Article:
PLS&TY Discusses ‘Oceans Lost’

PLS&TY, the brainchild of musician and audiovisual NFT creator Tommy Leas, has become an established figure in the world of live electronic music and now is a rising star in the NFT space. As his fans may already know, PLS&TY, which plays on Tommy’s name (PLS rhymes with Leas and the “T” and “Y” come from Tommy), produces upbeat music with strong pop melodies. Any listener would describe the sound as feel-good dance tunes that inspire and energize a crowd.

For 1stDibs, Tommy acts as guest curator for the current exhibition “Oceans Lost” that focuses on the symbolic and physical state of the ocean and its relationship with human activity. He selected 11 diverse NFT artists with whom to collaborate on original pieces for the show.

Here, The Mint spoke with Tommy about collaborating for this project, managing workflow with the artists and balancing his own creative process.

When did you start incorporating visuals into your audio work?

Ever since the inception of the PLS&TY project, visuals have been a tremendous part in my musical inspiration as well as in curating the brand’s image, look and feel. Collaboration with visual artists started as early as the first-ever PLS&TY releases, including album artwork and various promotional materials. Since then, it has grown to collaboration on concert visuals and more.

What does your artistic process look like?

Within the NFT sphere, the artistic process begins with the visual 99 percent of the time. I look at each work much as a composer for film or TV would. The music and sound effects should match the visual entirely, emitting a mood that further enhances the piece.

I believe that with a ton of practice, your skills definitely become more fine-tuned. Nonetheless, the process has stayed the same. Inspiration to write music, for me, comes in the most random of moments, and when it comes, it’s all about being ready. I’ll also note that music should never come from a forced place and should transpire naturally.

Why did you decide to work with these specific creators?

All creators selected for the “Oceans Lost” exhibit stem from individuals who I have previously worked with and/or have personally been a fan of for years. The collection encapsulates both rising and established talent.

Leas mixing and producing a song in his New York studio

The works for the exhibition look and sound amazing! Tell us about a few of the artists you collaborated with. What was the most interesting way you had to collaborate for this project?

I’m very excited to present collaborations with two renowned Argentinian artists, Kidmograph and Renderfruit. They are, and have been, leading the charge in the digital art world for quite some time. Kidmograph, also known as Gustavo Fernando Torres, is an illustrator, motion designer and art director. He has worked online since 2003, creating music videos, live visuals, lyric videos, GIF art and visualizers. His eclectic style approaches different techniques and aesthetics, from 2D hand-drawn animations to 3D scenes and postproduction. Not to mention, Gustavo is a prominent name in the entertainment business with a vast list of international clients, such as Apple, Adidas, the Strokes, Maroon 5, Justin Bieber, the Weeknd and more.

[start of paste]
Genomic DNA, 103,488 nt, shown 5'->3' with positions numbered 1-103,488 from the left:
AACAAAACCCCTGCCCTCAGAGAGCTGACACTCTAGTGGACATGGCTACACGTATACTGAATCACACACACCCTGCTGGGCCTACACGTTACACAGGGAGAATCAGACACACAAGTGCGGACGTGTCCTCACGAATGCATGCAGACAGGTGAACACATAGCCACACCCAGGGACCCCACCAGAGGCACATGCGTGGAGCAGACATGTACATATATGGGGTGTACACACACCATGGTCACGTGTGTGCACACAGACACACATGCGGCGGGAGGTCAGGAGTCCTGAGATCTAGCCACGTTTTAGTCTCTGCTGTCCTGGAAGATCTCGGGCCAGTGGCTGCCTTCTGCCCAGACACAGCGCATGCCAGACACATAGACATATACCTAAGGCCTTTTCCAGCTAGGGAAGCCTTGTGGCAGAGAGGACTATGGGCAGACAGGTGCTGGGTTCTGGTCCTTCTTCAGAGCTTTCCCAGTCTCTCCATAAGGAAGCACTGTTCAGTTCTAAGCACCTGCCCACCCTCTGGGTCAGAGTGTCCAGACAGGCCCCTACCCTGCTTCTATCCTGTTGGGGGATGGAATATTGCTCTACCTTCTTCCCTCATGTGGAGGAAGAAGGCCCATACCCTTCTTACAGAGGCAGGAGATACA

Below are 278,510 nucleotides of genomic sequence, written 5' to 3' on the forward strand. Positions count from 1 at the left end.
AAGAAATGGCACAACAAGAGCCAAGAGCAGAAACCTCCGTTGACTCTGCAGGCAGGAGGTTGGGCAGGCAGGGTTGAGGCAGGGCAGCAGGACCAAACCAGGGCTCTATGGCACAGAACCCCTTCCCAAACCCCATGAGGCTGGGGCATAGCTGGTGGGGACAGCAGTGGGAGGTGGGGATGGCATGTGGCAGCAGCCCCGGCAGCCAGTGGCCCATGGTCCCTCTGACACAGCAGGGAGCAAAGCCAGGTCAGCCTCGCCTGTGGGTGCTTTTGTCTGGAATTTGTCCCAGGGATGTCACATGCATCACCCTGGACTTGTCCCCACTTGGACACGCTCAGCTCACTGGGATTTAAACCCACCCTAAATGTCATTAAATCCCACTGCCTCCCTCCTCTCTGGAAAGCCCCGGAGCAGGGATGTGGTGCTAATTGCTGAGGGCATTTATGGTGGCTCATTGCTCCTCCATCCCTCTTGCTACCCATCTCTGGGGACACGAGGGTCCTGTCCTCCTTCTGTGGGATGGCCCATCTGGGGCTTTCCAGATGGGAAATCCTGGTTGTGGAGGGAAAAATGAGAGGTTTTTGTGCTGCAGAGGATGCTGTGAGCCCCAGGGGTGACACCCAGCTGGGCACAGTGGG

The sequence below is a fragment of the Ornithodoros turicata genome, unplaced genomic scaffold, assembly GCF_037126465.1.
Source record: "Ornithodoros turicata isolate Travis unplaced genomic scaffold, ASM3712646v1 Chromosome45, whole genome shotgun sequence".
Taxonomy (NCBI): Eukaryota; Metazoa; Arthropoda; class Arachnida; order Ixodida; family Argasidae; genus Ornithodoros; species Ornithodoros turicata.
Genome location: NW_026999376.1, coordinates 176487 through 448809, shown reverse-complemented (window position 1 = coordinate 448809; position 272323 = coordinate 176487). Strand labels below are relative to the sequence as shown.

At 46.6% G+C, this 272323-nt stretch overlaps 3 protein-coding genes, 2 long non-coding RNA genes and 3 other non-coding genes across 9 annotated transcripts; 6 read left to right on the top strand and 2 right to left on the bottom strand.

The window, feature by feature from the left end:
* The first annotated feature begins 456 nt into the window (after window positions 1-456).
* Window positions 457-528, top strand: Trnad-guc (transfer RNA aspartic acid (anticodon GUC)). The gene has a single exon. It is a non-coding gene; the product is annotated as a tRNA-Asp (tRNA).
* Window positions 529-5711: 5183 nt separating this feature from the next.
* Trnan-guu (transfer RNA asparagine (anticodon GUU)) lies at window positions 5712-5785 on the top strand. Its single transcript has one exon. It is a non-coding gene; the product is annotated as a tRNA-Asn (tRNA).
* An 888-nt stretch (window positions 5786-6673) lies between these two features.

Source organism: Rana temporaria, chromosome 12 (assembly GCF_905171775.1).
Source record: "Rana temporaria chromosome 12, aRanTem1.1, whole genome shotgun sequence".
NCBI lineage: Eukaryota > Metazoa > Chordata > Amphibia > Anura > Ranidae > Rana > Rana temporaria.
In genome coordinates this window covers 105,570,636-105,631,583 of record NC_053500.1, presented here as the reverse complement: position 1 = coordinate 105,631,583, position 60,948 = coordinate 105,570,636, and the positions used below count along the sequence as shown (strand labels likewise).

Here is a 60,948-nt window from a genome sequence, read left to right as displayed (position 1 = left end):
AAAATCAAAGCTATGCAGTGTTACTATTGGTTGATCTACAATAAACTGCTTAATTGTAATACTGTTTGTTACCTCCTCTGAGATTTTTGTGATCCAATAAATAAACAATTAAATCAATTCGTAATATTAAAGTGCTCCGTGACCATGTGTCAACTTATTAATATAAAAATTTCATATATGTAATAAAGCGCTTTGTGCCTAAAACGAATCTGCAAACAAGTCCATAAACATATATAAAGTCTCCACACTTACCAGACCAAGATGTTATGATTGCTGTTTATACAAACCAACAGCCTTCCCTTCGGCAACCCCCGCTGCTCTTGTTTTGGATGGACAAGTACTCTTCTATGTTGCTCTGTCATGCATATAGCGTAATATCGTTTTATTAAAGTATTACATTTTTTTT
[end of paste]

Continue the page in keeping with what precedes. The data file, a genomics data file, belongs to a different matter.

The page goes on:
Renderfruit, an alias for Clara Luzian, is a digital artist from Buenos Aires, driven by inner thoughts and influenced by music. Her art can be eerie, eclectic, multilayered and surreal. She has worked with Young Thug, Kodak Black, Miley Cyrus as well as Nike, MTV and many others. She exhibited work at the MoMI (Museum of the Moving Image in Queens, New York) and displayed in Times Square and the Denver Clock Tower. I believe that the overseas collaboration has indeed been the most interesting part of my journey. Working strictly via chat or Zoom calls and allowing each artist to hone their specialties, whether that be music or art, has proven a success.

Each work has its own unique feel and sound. What do you think makes each work successful?

I believe that the diversity of works both sonically and visually proffer an assortment of combinations that can appeal to a wide variety of individual collectors. It is in these different approaches where one can truly discover what fits to their taste and appetite, while never straying away from the broader theme and artistic style that each has developed.

When do you know a work is “finished?”

Works are never truly finished. They are simply completed to a point of artistic abandonment, leaving behind what the artist may deem he can no longer elevate or progress any further.

What advice do you have for new artists entering the NFT space and wanting to start creating NFT and digital art?

Believe in yourself. Find what makes you unique and never stray from that. There is only one of you in existence, and you have the power of harnessing that exclusivity into the realization of all of your dreams.

About Tommy Leas

Tommy Leas, of PLS&TY, is an electronic artist and collaborator based in New York and Palm Beach, Florida. Among his accolades, Leas has generated over 100 million listens on SoundCloud and Spotify combined and has garnered an impressive audience base of more than 80,000 followers worldwide. He has worked for titans of the music industry, like record labels Sony Music and Island Records, and has been featured on BBC Radio 1 and SiriusXM with the musical artist Diplo. Another high-profile project his work has been featured in was the 2016 Hershey’s “Hello Happy” television commercial. Leas will perform at the Dreamverse festival in New York on November 4 and will soon debut the first generative audiovisual NFT project on the Solana platform.

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